Milan’s Canals Rival Venice’s Famous Waterways

My experience in Milan was speedy and dirty; I had a several-hour layover in the city that I spent wandering around outside the train station. I literally had pesto between my toes, a pigeon that ate some bad Chinese pooped all over me, I witnessed one of the drunk men lounging on the overgrown grass outside the station break a bottle over another drunk guy’s head, and I paid 3 Euro ($6) for a can of juice. Needless to say, I felt I had little incentive to return, when there are so many other wonderful places in Italy, until I read this article about Milan’s magnificent canals.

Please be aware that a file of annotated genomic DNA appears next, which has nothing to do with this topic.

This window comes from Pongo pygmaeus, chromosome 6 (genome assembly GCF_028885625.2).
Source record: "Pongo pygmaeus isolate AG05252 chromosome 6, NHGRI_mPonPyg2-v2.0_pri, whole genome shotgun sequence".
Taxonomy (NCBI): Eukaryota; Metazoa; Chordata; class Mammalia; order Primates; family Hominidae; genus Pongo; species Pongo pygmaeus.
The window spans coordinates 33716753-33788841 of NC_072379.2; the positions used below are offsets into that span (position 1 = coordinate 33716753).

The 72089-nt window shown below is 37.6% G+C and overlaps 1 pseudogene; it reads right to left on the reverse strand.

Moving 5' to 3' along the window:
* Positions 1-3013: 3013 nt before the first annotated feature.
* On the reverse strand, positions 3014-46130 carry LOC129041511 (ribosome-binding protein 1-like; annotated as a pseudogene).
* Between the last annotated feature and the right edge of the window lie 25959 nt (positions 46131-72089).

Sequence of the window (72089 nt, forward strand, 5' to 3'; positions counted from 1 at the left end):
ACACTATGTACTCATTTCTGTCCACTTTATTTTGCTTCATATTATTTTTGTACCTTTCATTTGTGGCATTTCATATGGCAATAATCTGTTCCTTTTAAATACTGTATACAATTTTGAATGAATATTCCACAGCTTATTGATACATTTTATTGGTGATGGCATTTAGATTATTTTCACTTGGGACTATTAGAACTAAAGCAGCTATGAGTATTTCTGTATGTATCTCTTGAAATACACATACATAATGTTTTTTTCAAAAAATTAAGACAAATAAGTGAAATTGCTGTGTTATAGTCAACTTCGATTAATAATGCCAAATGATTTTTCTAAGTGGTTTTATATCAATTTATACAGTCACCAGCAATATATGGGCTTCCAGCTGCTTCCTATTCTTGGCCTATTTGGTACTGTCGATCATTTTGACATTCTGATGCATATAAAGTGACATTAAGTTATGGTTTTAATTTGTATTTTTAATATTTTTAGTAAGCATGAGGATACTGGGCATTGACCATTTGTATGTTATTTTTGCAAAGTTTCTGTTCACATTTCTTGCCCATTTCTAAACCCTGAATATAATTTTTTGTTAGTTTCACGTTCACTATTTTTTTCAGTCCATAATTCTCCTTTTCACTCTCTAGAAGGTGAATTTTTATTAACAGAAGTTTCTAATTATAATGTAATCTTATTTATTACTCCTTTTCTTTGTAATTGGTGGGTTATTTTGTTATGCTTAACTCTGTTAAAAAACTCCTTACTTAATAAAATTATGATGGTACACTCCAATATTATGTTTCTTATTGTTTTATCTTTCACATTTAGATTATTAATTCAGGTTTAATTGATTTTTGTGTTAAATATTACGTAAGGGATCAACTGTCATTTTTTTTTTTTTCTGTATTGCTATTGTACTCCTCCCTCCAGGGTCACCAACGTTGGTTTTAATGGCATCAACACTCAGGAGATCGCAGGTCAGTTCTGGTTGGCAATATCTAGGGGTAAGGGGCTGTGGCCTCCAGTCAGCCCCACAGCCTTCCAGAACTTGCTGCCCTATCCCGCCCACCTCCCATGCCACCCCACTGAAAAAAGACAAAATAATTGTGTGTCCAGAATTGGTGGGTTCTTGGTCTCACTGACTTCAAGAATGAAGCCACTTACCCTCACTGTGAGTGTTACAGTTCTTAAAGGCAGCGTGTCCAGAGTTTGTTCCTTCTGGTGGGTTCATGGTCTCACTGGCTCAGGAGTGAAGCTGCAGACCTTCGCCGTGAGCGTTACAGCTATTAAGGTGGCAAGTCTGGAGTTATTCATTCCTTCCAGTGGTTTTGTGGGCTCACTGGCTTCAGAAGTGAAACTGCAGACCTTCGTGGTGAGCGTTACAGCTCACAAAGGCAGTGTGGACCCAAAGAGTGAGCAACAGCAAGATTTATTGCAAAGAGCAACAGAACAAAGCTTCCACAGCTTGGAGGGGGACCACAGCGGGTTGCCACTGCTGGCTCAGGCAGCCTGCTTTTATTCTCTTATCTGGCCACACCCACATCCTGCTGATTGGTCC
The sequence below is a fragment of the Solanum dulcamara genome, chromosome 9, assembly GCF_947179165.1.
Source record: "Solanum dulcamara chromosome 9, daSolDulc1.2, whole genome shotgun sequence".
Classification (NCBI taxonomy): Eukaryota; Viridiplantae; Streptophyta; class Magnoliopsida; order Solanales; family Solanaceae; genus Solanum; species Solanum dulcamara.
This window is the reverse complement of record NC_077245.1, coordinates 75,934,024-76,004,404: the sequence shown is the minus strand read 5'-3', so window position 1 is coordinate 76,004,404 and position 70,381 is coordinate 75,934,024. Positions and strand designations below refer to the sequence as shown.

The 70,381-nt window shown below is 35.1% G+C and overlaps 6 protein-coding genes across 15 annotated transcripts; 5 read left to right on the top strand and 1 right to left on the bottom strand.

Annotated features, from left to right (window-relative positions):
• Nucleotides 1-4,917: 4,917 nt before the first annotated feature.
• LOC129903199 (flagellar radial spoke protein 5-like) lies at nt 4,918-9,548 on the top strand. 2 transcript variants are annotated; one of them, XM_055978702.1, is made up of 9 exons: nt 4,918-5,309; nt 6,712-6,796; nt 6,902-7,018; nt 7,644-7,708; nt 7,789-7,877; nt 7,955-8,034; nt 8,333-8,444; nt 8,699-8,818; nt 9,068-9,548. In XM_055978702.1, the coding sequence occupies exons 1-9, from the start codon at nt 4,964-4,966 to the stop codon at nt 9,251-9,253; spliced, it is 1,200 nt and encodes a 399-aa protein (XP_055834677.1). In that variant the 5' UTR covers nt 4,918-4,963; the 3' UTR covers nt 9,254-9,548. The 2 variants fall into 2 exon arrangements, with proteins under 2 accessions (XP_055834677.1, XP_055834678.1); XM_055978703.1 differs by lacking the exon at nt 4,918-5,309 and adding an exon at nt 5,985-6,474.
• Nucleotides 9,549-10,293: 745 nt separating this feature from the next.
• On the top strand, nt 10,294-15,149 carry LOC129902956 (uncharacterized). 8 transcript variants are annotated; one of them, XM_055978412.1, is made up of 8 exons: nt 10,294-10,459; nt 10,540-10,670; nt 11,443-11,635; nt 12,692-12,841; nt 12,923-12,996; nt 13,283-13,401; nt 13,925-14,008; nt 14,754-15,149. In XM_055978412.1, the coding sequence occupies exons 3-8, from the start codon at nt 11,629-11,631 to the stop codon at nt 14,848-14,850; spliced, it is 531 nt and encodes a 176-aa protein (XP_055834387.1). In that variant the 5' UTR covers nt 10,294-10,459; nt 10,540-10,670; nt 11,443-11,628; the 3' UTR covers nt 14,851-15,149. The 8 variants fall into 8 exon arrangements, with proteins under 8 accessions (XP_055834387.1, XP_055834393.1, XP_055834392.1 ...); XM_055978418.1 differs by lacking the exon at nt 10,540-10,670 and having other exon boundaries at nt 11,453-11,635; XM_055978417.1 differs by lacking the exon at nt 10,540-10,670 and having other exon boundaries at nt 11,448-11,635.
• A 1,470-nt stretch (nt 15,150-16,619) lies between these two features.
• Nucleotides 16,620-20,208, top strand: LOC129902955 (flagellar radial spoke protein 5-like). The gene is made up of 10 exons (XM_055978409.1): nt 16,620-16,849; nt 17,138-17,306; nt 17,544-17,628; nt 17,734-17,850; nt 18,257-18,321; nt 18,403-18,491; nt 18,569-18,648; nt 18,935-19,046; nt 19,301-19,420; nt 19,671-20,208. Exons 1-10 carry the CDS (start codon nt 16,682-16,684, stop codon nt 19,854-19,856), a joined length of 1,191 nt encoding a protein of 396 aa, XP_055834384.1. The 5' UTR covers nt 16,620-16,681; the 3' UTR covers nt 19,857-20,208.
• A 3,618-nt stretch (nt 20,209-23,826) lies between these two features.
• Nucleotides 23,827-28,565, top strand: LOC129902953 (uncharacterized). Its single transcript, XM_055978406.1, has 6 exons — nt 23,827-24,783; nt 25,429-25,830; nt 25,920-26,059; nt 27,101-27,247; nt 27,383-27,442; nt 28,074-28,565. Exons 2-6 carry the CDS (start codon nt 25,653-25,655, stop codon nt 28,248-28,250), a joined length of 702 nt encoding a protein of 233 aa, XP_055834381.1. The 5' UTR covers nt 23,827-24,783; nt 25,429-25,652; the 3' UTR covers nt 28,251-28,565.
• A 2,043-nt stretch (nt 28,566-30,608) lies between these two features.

I might have extended my layover if I’d known that Milan has a series of canals that stretches three times longer than Venice’s famous waterways. Emanuele Errico, chairman of Lombardy canals, maintains that “this density of canals joining a great city to the surrounding countryside is an example that is almost unique in the world.”

Regional leaders are hoping to refurbish the centuries-old system that made landlocked Milan a top Mediterranean port. Around 70 percent of the canals, which were once overseen by Leonardo Da Vinci, need to be rebuilt. Whether or not they are, I’ve now got a reason to visit Milan.

Thanks to Astilly on Flickr for the photo of a canal in Milan’s Navigli District.